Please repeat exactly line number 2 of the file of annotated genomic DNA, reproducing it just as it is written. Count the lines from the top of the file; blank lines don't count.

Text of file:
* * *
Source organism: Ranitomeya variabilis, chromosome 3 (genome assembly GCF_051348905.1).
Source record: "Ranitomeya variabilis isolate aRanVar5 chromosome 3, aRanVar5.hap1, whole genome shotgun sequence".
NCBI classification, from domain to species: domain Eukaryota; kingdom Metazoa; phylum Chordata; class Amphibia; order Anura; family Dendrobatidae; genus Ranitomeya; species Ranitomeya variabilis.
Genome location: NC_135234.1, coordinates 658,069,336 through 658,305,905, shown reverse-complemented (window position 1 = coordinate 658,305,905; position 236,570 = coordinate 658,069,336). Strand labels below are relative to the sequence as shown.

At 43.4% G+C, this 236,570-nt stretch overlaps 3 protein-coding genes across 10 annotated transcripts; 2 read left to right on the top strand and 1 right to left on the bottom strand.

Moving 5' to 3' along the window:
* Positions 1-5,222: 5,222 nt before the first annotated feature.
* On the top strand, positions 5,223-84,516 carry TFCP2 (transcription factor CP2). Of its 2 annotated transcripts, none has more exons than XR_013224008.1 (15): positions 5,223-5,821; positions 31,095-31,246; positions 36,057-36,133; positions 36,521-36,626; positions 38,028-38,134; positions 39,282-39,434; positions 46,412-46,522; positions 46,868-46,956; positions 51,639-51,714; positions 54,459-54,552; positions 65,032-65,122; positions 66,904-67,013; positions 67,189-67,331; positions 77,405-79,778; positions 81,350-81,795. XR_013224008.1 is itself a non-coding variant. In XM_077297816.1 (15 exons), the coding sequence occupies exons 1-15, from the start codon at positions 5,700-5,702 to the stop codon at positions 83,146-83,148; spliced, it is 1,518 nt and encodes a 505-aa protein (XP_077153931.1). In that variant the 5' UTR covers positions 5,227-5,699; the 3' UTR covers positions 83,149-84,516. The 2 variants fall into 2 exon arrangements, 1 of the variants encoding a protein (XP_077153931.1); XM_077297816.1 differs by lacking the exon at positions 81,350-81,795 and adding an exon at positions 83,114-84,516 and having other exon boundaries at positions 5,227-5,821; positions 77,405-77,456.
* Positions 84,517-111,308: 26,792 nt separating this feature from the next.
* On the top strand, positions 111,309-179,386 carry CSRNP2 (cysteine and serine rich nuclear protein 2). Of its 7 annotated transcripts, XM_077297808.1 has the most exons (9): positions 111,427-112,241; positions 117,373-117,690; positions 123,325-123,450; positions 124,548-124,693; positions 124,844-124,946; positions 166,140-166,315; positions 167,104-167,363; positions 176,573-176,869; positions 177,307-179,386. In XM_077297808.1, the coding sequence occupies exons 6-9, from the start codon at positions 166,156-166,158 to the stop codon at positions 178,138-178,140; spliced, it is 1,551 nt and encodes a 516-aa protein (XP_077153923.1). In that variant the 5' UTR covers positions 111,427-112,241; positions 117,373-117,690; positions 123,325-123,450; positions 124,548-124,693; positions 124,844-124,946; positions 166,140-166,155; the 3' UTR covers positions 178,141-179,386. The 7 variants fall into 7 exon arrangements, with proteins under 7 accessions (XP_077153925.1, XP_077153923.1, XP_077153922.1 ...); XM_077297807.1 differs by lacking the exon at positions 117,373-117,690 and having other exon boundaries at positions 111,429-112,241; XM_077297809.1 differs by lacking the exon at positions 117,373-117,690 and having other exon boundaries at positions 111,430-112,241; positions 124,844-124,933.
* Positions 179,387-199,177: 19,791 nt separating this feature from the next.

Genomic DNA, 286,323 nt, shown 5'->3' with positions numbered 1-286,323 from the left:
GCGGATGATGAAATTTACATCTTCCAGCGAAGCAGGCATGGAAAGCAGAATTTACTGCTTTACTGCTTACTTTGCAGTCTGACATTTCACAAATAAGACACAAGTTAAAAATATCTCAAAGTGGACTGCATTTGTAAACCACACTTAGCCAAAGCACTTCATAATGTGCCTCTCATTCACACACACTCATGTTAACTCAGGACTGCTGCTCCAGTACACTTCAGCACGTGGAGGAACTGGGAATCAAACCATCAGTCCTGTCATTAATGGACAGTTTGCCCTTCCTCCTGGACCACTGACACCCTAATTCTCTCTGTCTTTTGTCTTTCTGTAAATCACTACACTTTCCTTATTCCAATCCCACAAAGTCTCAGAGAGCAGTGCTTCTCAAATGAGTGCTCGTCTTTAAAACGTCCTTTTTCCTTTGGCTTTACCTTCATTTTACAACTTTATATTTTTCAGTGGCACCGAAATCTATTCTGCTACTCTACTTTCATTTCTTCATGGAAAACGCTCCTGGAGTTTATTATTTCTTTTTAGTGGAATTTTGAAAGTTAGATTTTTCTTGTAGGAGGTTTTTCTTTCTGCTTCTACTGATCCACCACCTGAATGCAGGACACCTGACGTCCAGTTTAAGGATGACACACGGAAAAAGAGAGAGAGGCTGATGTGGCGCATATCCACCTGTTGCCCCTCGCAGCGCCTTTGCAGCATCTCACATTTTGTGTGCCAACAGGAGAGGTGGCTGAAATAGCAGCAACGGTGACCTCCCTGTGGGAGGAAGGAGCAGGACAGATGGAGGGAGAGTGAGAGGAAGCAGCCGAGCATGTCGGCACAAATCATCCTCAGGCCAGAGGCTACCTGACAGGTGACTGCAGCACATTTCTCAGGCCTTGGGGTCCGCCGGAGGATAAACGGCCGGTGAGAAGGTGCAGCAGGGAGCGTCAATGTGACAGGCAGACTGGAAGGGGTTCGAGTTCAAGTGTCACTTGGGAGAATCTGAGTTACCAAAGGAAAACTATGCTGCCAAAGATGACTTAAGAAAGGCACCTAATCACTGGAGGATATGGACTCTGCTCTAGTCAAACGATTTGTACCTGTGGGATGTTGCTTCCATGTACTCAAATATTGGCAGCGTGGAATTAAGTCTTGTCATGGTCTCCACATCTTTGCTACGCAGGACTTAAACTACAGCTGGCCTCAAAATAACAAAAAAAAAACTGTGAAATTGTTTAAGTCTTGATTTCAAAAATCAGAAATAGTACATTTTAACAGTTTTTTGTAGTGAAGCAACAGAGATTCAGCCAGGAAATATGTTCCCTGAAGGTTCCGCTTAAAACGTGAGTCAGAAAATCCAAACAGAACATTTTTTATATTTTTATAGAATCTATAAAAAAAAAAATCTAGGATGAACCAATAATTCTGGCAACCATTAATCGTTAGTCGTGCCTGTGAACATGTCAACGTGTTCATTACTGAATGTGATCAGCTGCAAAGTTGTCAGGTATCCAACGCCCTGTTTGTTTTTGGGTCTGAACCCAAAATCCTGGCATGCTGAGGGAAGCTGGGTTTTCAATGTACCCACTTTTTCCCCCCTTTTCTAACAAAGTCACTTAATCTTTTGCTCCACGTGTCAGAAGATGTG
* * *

Source record: "Ranitomeya variabilis isolate aRanVar5 chromosome 3, aRanVar5.hap1, whole genome shotgun sequence".